Alice Jordan looks forward to moving into The Grey House, an 18th-century residence in a village full of friendly eccentrics. But the change of scenery leads to even greater changes, as she forms a sudden, fierce friendship with an independent young woman named Clodagh-a friendship that will take her husband, the villagers, and Alice herself by complete surprise.
As an aside ... I LOVED the format of my edition of the book -- a compact little hard-cover edition about 4 x 5"...more
Trollope's work generally is way above the standard of other chick-lit for me - one of the main reasons I love her is that she’s not predictable with a happy ending all the time - but on saying that, I found a Village Affair a little disappointing.
I didn’t feel the characters went anywhere near deep enough, especially Alice who I actua...more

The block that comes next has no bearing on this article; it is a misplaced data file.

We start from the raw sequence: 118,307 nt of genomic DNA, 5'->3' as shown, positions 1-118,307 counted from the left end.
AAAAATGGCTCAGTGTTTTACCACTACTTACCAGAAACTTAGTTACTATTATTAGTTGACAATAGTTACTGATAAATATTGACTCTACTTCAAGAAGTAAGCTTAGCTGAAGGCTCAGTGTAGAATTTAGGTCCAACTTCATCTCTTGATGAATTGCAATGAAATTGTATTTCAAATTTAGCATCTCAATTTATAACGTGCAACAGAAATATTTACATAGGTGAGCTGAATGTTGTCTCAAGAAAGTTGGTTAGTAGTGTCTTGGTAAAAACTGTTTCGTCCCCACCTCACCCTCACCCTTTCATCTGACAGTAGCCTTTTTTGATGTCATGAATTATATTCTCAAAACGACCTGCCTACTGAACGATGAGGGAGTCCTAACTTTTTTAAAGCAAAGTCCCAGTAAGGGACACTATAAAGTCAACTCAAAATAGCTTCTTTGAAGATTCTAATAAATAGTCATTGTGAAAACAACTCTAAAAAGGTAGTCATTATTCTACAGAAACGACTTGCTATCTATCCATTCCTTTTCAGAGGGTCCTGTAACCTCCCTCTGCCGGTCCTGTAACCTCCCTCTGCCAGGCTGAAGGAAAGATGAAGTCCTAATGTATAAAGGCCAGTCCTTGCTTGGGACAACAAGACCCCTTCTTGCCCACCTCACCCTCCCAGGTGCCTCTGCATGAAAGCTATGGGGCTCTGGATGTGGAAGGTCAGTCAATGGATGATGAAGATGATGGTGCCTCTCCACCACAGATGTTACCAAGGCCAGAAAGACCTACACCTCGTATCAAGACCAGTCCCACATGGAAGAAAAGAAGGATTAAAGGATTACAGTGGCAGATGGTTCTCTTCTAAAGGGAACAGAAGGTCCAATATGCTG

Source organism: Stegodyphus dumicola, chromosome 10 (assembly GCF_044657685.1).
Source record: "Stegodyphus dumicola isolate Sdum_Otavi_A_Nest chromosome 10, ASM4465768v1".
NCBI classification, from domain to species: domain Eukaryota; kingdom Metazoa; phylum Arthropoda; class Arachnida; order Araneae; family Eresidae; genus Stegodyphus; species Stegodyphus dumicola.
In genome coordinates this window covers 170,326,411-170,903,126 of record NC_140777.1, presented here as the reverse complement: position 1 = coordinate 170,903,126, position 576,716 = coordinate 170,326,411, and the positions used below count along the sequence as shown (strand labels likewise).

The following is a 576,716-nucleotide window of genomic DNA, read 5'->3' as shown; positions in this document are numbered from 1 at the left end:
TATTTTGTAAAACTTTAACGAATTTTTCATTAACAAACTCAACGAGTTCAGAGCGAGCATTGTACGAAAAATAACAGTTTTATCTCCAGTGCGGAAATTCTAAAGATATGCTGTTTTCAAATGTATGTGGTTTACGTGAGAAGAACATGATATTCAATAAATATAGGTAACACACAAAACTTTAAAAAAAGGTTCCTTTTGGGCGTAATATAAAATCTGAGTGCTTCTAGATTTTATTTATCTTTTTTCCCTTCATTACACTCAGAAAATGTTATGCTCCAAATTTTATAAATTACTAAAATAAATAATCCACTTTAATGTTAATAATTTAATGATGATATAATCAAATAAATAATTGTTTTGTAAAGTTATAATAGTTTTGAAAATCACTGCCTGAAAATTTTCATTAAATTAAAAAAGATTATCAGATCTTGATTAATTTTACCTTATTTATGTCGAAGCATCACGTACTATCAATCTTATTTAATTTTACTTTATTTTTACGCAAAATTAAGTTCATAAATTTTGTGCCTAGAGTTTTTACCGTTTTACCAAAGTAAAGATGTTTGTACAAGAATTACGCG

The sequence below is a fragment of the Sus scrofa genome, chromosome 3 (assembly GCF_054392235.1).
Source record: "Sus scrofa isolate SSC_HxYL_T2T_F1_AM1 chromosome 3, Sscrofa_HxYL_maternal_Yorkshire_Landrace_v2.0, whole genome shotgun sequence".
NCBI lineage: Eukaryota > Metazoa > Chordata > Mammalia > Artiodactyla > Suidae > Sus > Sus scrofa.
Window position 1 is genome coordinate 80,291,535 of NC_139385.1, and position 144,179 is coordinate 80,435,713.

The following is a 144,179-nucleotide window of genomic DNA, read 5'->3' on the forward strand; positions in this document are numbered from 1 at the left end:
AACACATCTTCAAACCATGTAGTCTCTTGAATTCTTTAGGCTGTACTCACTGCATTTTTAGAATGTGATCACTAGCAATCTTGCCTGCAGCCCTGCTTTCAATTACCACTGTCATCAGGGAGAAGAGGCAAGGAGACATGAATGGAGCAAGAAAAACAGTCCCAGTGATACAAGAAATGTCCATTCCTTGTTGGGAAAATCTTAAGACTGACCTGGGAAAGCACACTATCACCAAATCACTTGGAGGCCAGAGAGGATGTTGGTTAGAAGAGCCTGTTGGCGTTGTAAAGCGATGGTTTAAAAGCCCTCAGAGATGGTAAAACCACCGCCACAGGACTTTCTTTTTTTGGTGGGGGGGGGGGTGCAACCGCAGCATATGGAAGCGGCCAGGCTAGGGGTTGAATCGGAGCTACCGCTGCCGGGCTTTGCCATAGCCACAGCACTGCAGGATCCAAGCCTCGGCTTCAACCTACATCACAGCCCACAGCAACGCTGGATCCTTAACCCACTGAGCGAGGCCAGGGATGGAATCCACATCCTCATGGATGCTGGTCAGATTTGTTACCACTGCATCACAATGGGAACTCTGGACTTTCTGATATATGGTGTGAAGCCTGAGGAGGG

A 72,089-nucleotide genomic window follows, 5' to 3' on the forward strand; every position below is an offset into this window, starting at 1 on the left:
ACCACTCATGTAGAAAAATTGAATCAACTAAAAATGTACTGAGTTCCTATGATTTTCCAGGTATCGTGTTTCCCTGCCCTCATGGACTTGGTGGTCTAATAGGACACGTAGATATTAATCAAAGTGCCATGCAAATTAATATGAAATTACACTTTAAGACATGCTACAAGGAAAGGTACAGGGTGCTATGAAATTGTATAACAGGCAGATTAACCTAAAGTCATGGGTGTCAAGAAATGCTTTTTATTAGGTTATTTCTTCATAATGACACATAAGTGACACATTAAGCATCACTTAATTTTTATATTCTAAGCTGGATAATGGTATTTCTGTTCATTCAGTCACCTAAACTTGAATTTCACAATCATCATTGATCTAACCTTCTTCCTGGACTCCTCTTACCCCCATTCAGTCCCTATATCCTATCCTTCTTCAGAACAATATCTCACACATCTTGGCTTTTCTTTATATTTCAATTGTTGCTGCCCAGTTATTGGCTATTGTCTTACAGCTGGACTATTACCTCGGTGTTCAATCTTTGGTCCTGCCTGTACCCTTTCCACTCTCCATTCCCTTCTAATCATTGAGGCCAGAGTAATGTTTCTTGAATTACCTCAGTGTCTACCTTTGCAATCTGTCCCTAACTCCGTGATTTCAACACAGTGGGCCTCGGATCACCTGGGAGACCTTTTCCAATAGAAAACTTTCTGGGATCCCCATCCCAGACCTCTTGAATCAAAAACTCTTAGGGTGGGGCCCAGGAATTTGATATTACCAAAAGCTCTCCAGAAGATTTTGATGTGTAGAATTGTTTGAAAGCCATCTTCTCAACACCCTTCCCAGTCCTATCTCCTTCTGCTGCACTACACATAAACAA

This is the story of how she 'wakes up' and finds, most unexpectedly, what she needed. Yet she finds that what she wants most leads to great difficulties and stresses.
A controversial subject, movingly explored. Recommended.
I first read this in 1998 and didn't like it as much as I do ten years later.
1989. Unhappy people, unhappy marriage, the "affair" is between two women.
It sometimes seems like it might start being interesting, but in the end none of the characters seem to me to be of flesh and blood.
Perhaps the author's series of "romantic period sagas" [under a different name] precludes being able to write the kind of book that would seem meatier to me.
I liked it.
Joanna Trollope was born on 9 December 1943 in her grandfather's rectory in Minchinhampton, Gloucestershire, England, daughter of Rosemary Hodson and Arthur George Cecil Trollope. She is the eldest of three siblings. She is a fifth-generation niece of the Victorian novelist Anthony Trollope and is a cousin of the writer and broadcaster James Trol...more